Before Pedro Calderón de la Barca’s La vida es sueño was freely adapted by Edward Fitzgerald in 1853, it had been known to most English and European readers through the medium of French translations from the original Spanish. In spite of their richness of imagination, however, Calderón’s plays are still little known outside the Spanish-speaking world. All of this playwright’s work has vigor and brilliance; in Life Is a Dream, for example, he uses his Polish setting and period as freely as William Shakespeare uses the seacoast of Bohemia or the forest of Arden. A gothic quality in the mountain scenes suggests the popular atmosphere of much eighteenth century fiction, and the play offers considerable psychological insight into character as well. This work admirably reveals the personality of its writer, who was a soldier, an ardent patriot, an artist, and a devout son of the Catholic Church.
Life Is a Dream, which has also been translated into English as Such Stuff as Dreams Are Made Of, is one of the masterpieces of world literature, as relevant today as when it was first performed in 1635. Its power, along with the sheer beauty of its verse, lies in the questions it asks but never answers. The play’s richness of meaning can be inferred from the various categories into which critics and scholars have placed it; it has been called Christian, romantic, philosophical, existentialist, absurdist, and tragic theater.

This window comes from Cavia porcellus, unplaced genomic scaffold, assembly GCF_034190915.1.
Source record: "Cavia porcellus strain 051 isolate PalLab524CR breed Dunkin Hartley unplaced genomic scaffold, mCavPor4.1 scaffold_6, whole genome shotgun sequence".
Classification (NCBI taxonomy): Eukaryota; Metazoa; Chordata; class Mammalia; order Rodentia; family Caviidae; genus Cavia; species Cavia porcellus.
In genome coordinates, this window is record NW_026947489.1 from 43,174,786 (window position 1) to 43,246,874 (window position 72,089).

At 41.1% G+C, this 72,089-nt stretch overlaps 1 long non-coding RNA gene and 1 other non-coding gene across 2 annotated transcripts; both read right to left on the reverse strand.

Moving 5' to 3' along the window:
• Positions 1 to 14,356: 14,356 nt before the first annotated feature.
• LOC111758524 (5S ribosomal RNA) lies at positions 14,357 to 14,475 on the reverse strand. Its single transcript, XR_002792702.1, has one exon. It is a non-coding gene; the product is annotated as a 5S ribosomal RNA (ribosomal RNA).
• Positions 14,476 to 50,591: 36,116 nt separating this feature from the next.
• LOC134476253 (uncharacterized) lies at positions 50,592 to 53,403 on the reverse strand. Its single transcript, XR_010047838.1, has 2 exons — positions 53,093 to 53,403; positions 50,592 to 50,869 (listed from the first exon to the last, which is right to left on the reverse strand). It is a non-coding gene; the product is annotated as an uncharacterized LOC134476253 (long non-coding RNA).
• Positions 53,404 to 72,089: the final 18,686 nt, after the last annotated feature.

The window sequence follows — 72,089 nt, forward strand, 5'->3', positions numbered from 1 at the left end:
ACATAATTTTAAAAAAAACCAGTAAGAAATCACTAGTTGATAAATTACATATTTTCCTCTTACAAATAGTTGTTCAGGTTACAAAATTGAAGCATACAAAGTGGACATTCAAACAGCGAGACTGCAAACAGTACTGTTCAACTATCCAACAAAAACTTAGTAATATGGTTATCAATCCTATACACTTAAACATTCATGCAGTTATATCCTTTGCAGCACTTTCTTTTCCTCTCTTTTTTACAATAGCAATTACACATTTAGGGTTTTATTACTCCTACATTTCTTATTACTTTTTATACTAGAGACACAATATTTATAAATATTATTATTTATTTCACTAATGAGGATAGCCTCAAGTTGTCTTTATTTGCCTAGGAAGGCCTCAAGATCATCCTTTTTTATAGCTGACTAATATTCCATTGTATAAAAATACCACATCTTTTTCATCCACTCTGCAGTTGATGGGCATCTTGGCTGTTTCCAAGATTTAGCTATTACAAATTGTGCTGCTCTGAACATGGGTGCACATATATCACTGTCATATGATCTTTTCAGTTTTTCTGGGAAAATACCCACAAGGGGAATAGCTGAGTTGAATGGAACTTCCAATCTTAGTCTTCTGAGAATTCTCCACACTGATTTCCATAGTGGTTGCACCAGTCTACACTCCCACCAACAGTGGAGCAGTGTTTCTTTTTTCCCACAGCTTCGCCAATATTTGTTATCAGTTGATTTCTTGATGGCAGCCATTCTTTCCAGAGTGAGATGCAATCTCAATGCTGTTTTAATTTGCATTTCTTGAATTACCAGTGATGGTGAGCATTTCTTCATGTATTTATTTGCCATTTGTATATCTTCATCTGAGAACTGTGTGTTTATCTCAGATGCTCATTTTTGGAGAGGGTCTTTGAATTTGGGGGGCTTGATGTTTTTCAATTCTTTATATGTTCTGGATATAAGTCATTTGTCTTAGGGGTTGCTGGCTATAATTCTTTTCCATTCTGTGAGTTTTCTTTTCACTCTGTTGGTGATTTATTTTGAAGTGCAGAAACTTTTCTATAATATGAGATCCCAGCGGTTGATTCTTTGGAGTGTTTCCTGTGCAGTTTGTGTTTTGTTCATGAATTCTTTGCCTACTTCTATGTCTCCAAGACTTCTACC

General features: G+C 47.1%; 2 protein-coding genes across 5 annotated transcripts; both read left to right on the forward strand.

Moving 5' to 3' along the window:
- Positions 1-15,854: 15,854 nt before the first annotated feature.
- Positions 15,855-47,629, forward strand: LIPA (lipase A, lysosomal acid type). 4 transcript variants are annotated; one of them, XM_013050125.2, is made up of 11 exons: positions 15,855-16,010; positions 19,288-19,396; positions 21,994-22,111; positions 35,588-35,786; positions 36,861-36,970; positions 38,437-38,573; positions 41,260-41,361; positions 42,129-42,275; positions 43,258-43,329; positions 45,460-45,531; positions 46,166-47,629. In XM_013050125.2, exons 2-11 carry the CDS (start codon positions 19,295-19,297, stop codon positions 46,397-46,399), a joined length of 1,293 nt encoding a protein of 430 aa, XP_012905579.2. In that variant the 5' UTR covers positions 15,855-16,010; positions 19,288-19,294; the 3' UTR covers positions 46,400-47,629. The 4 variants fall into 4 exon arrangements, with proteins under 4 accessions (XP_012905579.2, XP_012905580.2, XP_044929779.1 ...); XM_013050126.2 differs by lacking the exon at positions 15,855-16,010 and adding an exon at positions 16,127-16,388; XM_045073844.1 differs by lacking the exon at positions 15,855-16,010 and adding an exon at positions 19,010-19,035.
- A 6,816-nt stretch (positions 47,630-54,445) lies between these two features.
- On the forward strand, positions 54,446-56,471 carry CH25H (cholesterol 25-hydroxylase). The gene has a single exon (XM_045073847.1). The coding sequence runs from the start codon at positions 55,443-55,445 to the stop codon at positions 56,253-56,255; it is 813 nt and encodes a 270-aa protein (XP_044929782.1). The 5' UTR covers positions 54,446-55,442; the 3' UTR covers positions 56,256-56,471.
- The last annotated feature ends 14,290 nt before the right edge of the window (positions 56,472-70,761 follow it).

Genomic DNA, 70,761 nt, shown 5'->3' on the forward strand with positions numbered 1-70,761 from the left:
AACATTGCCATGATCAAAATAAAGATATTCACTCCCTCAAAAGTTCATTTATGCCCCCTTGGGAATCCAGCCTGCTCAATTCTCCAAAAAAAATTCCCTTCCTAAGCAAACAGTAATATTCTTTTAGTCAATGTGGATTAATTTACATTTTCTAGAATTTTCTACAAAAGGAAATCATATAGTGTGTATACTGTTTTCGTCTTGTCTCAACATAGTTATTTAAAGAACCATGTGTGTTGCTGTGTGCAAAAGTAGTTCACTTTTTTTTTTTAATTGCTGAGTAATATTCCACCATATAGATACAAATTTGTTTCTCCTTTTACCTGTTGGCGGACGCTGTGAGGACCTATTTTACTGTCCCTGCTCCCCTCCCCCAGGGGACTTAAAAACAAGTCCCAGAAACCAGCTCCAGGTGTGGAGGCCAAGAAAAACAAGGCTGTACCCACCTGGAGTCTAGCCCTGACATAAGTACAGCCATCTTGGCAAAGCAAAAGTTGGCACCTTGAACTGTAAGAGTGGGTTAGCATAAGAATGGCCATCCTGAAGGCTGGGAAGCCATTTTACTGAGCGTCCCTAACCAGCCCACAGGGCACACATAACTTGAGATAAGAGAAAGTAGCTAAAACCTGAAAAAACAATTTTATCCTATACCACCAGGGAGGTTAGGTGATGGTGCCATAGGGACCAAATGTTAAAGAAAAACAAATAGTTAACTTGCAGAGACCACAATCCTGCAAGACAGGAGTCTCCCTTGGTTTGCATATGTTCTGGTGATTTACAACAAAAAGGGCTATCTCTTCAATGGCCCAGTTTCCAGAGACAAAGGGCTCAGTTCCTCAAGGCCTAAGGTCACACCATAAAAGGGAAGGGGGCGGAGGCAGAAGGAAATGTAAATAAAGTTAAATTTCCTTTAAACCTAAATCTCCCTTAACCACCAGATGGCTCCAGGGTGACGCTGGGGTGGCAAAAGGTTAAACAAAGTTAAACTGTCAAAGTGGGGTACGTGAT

The drama is organized around three great soliloquies by Segismundo that not only further the action but also exemplify the dominant themes of the play. The first, spoken by Segismundo while he is still in chains, imprisoned in his tower, centers on his lack of freedom compared with other creatures of the earth; the second is the famous “life is a dream” speech, in which Segismundo can no longer distinguish between reality and dream; and the third focuses on Segismundo’s decision to act and act well, no matter whether he is awake or asleep.
The dramatic interplay of light and shadow in the play’s imagery reflects Segismundo’s confusion between reality and dream. For example, the abrupt change he experiences from the perpetual twilight of his tower to the hurtful brilliance of the court is the stuff of nightmares for Segismundo. Ironically, the bright light of the court should symbolize knowledge and wisdom, but in the play its harshness, which blinds Segismundo, represents the cruelty of a king who is blinded in turn by his own self-image and...
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